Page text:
Former Youth Enterprise Development Fund (YEDF) chairman Bruce Odhiambo got money from a company suspected of receiving Sh180 million from the fund through a dubious IT contract, Parliament was told on Tuesday.
Standard Chartered Bank submitted to the Public Investment Committee (PIC) details of numerous transfers made to Mr Odhiambo’s account in a different bank from a StanChart account held by Quorandum Limited, the firm at the centre of the scam.
David Idoru, the head of retail banking at StanChart, told the committee that on several occasions between March 2015 and March 2016, the Quorandum account paid millions to Mr Odhiambo’s personal account at Co-operative Bank.
It was, however, not possible for the committee to immediately get details of why the cash transfers and payments were made.
“Mr Odhiambo is not a client of Standard Chartered Bank so we are not in possession of his bank details,” Mr Idoru told the committee.
The bank statements submitted to Parliament show that in one instance, Mr Odhiambo is detailed as a supplier of equipment to the firm, while in another as a consultant.
This is the first time Mr Odhiambo has been directly linked to Quorandum Limited, the company at the centre of the loss of public funds at the YEDF.
Mr Idoru submitted the documents in response to demands by MPs that the bank should offer details of payments to Mr Odhiambo in an effort to resolve the mystery behind the massive loss of funds.
Suspended YEDF chief executive Catherine Namuye had earlier told the committee that she was under immense pressure from unnamed board members to make payments to Quorandum.
Ms Namuye detailed how she executed a board decision based on the board’s own agenda for the ICT and Enterprise Resource Plan (ERP) strategy.
Mr Odhiambo, a former music producer, last month resigned as chair of the YEDF one year before the end of his tenure.
He is on the spot for unilaterally appointing Ms Namuye to be the sole signatory of the YEDF account held at Chase Bank that resulted in the loss of Sh180 million.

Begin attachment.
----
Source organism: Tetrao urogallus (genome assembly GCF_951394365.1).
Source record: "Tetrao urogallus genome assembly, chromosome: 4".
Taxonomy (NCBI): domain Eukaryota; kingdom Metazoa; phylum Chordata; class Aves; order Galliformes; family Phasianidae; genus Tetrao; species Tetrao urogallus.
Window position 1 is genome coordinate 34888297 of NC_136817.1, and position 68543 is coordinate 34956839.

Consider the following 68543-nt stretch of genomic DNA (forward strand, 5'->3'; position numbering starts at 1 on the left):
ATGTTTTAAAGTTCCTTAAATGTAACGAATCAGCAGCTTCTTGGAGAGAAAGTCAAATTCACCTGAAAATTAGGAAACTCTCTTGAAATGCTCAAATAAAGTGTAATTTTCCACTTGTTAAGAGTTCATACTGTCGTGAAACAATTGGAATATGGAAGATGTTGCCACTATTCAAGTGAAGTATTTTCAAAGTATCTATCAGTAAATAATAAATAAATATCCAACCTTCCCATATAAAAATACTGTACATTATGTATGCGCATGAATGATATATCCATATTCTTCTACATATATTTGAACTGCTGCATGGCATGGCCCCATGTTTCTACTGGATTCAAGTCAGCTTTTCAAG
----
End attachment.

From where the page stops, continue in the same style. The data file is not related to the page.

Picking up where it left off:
Ms Namuye transferred the money in two instalments, 10 days after Mr Odhiambo wrote to Chase Bank informing its managers of the change in signatories.
Chase Bank has since told the PIC that its management immediately took note of the irregular transactions and alerted the anti-money laundering watchdog - Financial Reporting Centre - but no action was taken.
At the time of reporting to the FRC, only Sh6.4 million out of the Sh115.7 million in the YEDF account had left the bank.
It was also revealed that during the lifetime of the account, Quorandum had only received Sh3,000 and payments totaling millions had been unheard of.
Chase Bank pegged its decision to obey Ms Namuye’s instructions to transfer the funds on account of the due diligence conducted on the YEDF.
The fund had obtained the relevant documents required for purposes of authorising the transactions, including board extracts, contracts and invoices between the fund and Quorandum as well as reporting suspicious transactions to the FRC.
Youth Affairs minister Cecily Kariuki recently told Parliament that President Uhuru Kenyatta did not act on recommendations by the Inspectorate of State Corporations (ISC) calling for the sacking of the entire YEDF board in the wake of the suspect IT contract.
The YEDF’s decision under the chairmanship of Mr Odhiambo to invest surplus money in commercial banks instead of lending it to the youth has also come under scrutiny.
Jane Mugambi, the former State Corporations Advisory Committee (SCAC) chief executive officer, told Parliament that the action meant the board had chosen to act in disregard of Treasury circulars and in breach of Section 12 of the 2007 order establishing the fund.
A director of Quorandum Limited has been reported to have used proceeds of the stolen YEDF cash to purchase a five bedroom house in Lavington, Nairobi.
Parliament has directed the Assets Recovery Agency (ARA) to obtain a court order stopping the transfer of the property purchased with the loot.
The directors of property developer Duchess have informed Parliament that Ngamau Mukuria, a director of Quorandum, had approached them to purchase a residential apartment at a cost of Sh48 million.
Quorandum opened the Standard Chartered account in 2002, which operated on low balances until March 2015 when it started handling millions of shillings.
The bank said it took steps to report the transactions to the FRC as is required by law.
The bank was asked to furnish the committee with bank statements of Quorandum Limited from November 2002 to January 2015 as well as instruction details to the bank on transactions made to Mr Odhiambo.